by Leslie Cameron
The ozone bio-indicator garden at the Walter Reed Community Center (WRCC) is concluding its second full growing season. Arlington Regional Master Naturalists installed the garden in 2020 and are collecting data on the impact of tropospheric or ground level-ozone air pollution on plants, in cooperation with NASA, the Harvard Smithsonian Center for Astrophysics Science Education, and Arlington County. The garden is part of the international Ozone Bioindicator Garden Network, organized in part by the National Center for Atmospheric Research (NCAR) in Boulder, CO. There are 17 ozone gardens across 12 states. Data on the impact of ozone on plants from this garden are uploaded and merged with data from other gardens in the network.
After its launch into space, anticipated in January 2023, an instrument called TEMPO (Tropospheric Emissions: Monitoring Pollution) will begin taking measurements of major air pollutants, including ozone, across North America. Data from the network gardens will be coordinated with air pollution data from TEMPO. For more background on this project, see earlier blog articles about the mission and installation of the garden (February 2021), and a report on the first full growing season in 2021 (November 2021).
In 2022, ARMN members Barbara Hoffheins, Todd Minners, Jon Bell, Anne Doll, and Ruth Lane planted, maintained, and monitored the plants for ozone damage.
Other goals were to create signs with a QR code for more information and signs in English and Spanish to educate visitors about air pollution in Arlington and how to reduce ozone levels.
The Smithsonian Astro Observatory supplies all the seeds for this garden. The 2022 garden includes the same varieties of sensitive and tolerant snap beans, sensitive and tolerant tobacco, sensitive potato, and sensitive Common Milkweed (Asclepias syriaca) as were in the 2021 garden. Sensitive Cutleaf Coneflower (Rudbeckia lacianata) was seeded in fall 2021 and added to the garden for the 2022 growing season.
Ozone causes stippling or purpling on the top sides of leaves (usually not undersides), and inside, not crossing the veins, and it usually affects older leaves (not younger). Damage from other causes may look like ozone. The first photo (below) shows what ozone damage looks like. The second photo shows damage that is not from ozone.
Ground-level ozone is more likely to reach unhealthy levels on hot sunny days, and ozone damage to plants is more likely in late summer. In this garden, ozone damage is likely to be more noticeable on second- and third-year perennials.
Beginning in March, garden volunteers regularly tracked planting, watering, weeding, and other maintenance completed, as well as weather (via NOAA observations for Washington/Reagan National Airport) and ozone levels (via the Virginia Department of Environmental Quality). No damage to plants from ground-level ozone was observed in 2022. These observations were confirmed by outside experts from Howard University and NCAR. The data from these observations will be uploaded to the Ozone Bioindicator Garden Network database in the fall.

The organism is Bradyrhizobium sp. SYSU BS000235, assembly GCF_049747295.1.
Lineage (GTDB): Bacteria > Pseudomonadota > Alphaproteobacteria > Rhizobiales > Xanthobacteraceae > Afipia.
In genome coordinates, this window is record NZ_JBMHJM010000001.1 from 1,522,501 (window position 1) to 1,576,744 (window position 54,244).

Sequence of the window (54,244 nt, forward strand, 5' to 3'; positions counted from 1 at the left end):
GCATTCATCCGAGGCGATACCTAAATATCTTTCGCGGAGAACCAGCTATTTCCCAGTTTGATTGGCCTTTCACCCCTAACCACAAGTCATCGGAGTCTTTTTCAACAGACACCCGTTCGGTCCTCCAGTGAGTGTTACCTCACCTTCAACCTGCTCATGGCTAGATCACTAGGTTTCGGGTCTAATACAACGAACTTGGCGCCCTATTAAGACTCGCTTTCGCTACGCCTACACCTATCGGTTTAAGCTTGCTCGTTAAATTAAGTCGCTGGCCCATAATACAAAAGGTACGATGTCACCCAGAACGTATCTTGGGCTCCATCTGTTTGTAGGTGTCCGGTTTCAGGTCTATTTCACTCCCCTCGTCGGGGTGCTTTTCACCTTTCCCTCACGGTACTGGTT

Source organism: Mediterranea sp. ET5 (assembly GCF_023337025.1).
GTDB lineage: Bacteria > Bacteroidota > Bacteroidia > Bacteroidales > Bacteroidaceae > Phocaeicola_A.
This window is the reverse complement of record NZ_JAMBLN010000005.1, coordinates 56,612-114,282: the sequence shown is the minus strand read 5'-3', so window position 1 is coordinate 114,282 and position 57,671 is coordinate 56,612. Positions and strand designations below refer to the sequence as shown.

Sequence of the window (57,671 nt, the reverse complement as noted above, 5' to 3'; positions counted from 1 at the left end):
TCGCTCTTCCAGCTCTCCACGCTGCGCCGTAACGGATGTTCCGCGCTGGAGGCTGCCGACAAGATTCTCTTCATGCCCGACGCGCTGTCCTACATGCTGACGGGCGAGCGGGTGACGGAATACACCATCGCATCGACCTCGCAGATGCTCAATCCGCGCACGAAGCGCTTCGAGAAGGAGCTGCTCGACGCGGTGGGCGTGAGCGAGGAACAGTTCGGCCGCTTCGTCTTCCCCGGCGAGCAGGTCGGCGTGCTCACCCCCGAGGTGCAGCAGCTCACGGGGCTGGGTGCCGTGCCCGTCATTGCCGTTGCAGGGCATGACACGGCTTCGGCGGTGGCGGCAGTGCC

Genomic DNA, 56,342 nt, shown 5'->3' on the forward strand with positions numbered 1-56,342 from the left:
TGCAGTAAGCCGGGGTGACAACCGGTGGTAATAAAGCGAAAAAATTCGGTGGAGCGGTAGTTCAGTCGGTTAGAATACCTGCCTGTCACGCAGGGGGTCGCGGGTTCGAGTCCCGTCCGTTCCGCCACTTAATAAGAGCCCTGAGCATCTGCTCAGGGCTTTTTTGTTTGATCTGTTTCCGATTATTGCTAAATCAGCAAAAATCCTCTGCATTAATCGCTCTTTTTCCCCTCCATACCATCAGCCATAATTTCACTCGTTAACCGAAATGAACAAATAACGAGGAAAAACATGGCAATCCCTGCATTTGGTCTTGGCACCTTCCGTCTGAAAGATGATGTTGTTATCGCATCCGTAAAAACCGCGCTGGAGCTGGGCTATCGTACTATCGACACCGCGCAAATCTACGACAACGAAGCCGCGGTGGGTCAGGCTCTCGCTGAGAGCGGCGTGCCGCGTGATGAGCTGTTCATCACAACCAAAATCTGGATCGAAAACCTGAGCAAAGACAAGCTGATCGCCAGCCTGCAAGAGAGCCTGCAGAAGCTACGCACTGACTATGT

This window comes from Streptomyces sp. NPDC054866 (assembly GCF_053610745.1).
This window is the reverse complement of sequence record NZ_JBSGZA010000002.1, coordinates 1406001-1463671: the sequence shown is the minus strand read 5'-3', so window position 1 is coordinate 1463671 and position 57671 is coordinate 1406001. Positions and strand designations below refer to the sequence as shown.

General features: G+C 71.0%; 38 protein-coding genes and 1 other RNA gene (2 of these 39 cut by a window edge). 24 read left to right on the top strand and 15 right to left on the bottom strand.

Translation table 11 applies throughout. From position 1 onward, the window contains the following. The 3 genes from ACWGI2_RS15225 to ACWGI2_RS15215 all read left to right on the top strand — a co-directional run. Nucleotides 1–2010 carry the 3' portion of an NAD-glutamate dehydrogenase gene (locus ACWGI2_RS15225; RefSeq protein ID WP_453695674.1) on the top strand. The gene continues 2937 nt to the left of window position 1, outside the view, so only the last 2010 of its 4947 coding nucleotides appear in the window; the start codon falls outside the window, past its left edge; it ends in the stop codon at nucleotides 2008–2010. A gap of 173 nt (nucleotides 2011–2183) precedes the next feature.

Readings were also compared to a ground-level ozone sensor in the Arlington’s Aurora Hills neighborhood. Ozone levels vary from area to area and ozone can be blown around by the wind, so a sensor in a nearby area like Aurora Hills will not necessarily measure the same level of ozone as at the garden at the Walter Reed Community Center, about a mile away. However, a reading nearby may be a useful guide. The NCAR expert said that the reported levels of ozone from the Aurora Hills sensor did not appear to be high enough or of long enough duration to cause damage. For more on identifying ozone damage, see https://www.cgd.ucar.edu/research/ozone-garden/training.pl.
Other takeaways from the garden in 2022: Based on recommendations from a Howard University atmospheric science professor, the 2022 garden was partially replanted more sparsely to make cataloguing damage easier. The ARMN members maintaining the garden grappled with damage from the usual garden pests—rabbits and possibly other mammals. This will likely remain a challenge in 2023. Seed potatoes saved from 2021 were used to plant in 2022, and this year’s crop is large enough to share with other network gardens as this potato variety is not sold commercially and it is highly valued for ozone research. An idea for next year would be to ask the Aurora Hills community garden staff if they would be willing to plant tolerant and sensitive snap beans and potatoes in their garden to compare with the plants in the WRCC garden. These plants have been good producers, taste good, and they could serve two purposes—one for science and the other for food production.
Reducing air pollution and keeping the air cleaner will benefit all of us. For tips on steps we can take, see AirNow.
The Ozone Bio-indicator Garden is located at the Walter Reed Community Center (2909 16th St. S., Arlington, VA), in front of the building on the west side. Visitors are always welcome!